Services like Picnik can add a lot to the look and feel of your email newsletter design. Do you have any large or oddly-sized photos lying around that you'd like to include in an email campaign? With Picnik, you can easily pull those photos from your desktop, scale or crop them to the perfect size and save the new and improved image. Having a consistent image size throughout your campaign will improve the overall aesthetic and increase the readability of the content, not to mention all the positive feedback you'll receive from your audience members! For an example, check out Ad Age's email.
Still not convinced? Here's another good reason to give this site a try. For those of you who simply want to pull the header from your website and resize it for use in emails, Picnik's got you covered. In addition to editing photos from your desktop, Picnik enables you to edit them directly from any website (including sites like Photobucket or Facebook ). Type in the URL to your personal or business website and, like magic, all of the images hosted there will appear on Picnik. Just choose the header image & scale it down! We recommend keeping the width of your email header between 600 and 650 pixels.
After using a tool as fabulous as Picnik, you'll be able to create visually stunning emails in no time. You might even have time for a real picnic…
With June behind us, we're officially halfway through 2008, the year we set out to plant a tree for every new customer who joins Emma. I'm pleased to announce that we've planted a whopping 10,855 trees so far this year, with the latest batch from June on their way to Wisconsin soil to find a home.
Of course, now it's July, and that means it's time to vote on a new location for half of this month's trees. Remember, the other half goes to the equatorial region of Plant-It 2020′s choice (they're our fabulous partner in all this tree planting business). Also, remember that the states we ask you to vote on come from Plant-It 2020′s list of pre-approved non-harvest sites – it's not that we're biased toward states like Wisconsin, although few Emma staffers would turn down a lovely aged white cheddar. Anyway, take a moment and tell us where you'd like to send some trees…
This week, I took a moment to ask my fellow comrades in Emma's design department to share some web goodness with the rest of the world and share where they go to get inspired. What are some of their sites to live by (or at least design by)? Here are a few gems:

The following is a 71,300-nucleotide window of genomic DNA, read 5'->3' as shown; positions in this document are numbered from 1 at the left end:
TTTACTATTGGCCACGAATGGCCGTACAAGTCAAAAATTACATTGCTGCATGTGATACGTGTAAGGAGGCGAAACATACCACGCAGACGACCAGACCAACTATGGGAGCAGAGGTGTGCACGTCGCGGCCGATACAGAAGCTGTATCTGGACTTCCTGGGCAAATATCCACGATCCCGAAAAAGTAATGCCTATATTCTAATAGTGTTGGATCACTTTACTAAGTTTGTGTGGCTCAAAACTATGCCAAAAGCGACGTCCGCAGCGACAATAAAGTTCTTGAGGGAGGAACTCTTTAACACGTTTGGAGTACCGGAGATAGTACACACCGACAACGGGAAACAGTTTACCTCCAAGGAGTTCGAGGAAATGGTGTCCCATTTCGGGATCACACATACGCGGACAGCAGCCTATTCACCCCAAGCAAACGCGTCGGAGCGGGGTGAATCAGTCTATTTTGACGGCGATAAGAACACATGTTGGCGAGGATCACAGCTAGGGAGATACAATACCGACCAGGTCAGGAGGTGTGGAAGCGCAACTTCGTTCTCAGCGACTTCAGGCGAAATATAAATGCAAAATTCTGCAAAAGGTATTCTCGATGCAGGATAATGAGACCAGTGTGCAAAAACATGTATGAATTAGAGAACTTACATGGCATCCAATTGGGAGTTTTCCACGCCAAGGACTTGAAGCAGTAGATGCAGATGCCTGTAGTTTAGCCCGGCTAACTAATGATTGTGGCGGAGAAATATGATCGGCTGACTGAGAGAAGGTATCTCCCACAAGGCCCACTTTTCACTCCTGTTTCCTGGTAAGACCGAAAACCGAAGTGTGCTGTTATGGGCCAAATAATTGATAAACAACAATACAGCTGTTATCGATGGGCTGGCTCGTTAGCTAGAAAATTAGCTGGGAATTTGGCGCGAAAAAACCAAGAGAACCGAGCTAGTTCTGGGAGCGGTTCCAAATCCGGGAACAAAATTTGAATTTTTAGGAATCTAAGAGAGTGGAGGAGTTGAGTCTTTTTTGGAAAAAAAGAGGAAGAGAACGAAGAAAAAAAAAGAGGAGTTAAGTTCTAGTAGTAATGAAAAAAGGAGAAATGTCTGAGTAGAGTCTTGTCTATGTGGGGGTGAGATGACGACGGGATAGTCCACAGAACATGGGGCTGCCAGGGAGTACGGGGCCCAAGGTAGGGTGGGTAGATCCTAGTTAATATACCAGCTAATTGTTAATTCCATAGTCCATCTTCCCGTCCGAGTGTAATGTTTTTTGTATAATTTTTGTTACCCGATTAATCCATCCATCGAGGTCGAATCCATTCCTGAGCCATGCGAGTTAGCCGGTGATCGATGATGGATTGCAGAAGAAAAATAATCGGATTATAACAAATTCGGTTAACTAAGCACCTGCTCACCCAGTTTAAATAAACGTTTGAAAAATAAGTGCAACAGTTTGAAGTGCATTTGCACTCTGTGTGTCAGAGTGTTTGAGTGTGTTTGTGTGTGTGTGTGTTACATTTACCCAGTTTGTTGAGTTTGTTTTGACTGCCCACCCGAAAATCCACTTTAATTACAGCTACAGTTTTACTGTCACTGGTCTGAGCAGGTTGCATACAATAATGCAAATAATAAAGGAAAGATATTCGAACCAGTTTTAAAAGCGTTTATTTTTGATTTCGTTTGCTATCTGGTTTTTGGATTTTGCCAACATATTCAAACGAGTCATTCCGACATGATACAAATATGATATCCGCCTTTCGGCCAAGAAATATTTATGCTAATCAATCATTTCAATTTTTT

For some good design talk, Jessica never passes up a good read at Speak Up. "There is always a hot debate about a new design or theory. Reading everyone's feedback is not only entertaining, but very informative. There are often good tips and tricks mentioned throughout."
Taylor keeps her homepage locked on goodmagazine.com. "They're always really interesting and informative, but usually more on a positive note. I love the design of both the magazine and the site. And they have a blog too." This is a great resource for information on topics such as creative ways to do good in the world and the extinction of bananas.
As for me, I like to get my daily dose of inspiration from Design*Sponge. With an average of 6-10 posts a day, the site covers everything that is design, from modernistic chandeliers to typography to where to find a good art gallery in Denmark. Also, the D-I-Y section can bring out the creative in anyone.
What design site keeps you coming back for more? Please leave a comment & inspire us.
Or would-be superheroes, anyhow. We just posted our latest Ask Emma Q&A newsletter, featuring three quick ways to be the office email hero with our latest recent audience activity feature. The cape is entirely optional.
When we moved into the new Emma digs in January, we weren't sure what to do with all the extra wall space (not to mention other amenities like "more than two restrooms" and "hey, it doesn't smell weird"). We framed some marketing and campaign creative and put up some of those famous Hatch Show Prints, but when it came to painted stuff, we just didn't think a corporate art rental program was our style.
Instead, we invited the kids of Emma employees who attend Children's House Montessori School in Nashville to create the art for us, asking them to look at Emma's logo and create an entire picture of Emma around it. Another team helped to paint a cityscape. So now we have something of an art gallery to welcome folks who visit the shop, complete with gallery-like descriptions for each work of art. Here are a few for your artistic enrichment…
Emma with Tiny Chicken Arms, and Perfectly Okay About It
A classic study in human and fowl proportion, Tiny Chicken Arms is believed by some art critics to be the first attempt to combine a human body and chicken arms in a blouse that was clearly intended for much larger, non-chicken-like appendages.
At first glance, the work appears to feature legs of differing lengths, almost in an accidental way, but note how the subject's earrings follow the same long-short pattern.
Also, the subject has no nose.
Patrons interested in further researching the early career of O. Smith can see also:
Figure with Large, Bulbous Right Leg and Normal-Sized Left Leg, Four Fingers with Two More Sticking Out of the Wrist Area, and Boy With Unintentional Extra Neck.
Artist: Owen Smith (age 5), Children's House Montessori
Emma with Blue Hair and Dark Skirt/Innertube
Hooper is widely considered to be the philosophical leader of the Buoyant Attire movement, a group devoted to furthering the idea of clothes that can also be used as flotation devices.
In this particular work, it's as if the subject is saying, I can stand here possibly waving at you, or I can tube down Category Four rapids if the mood strikes me.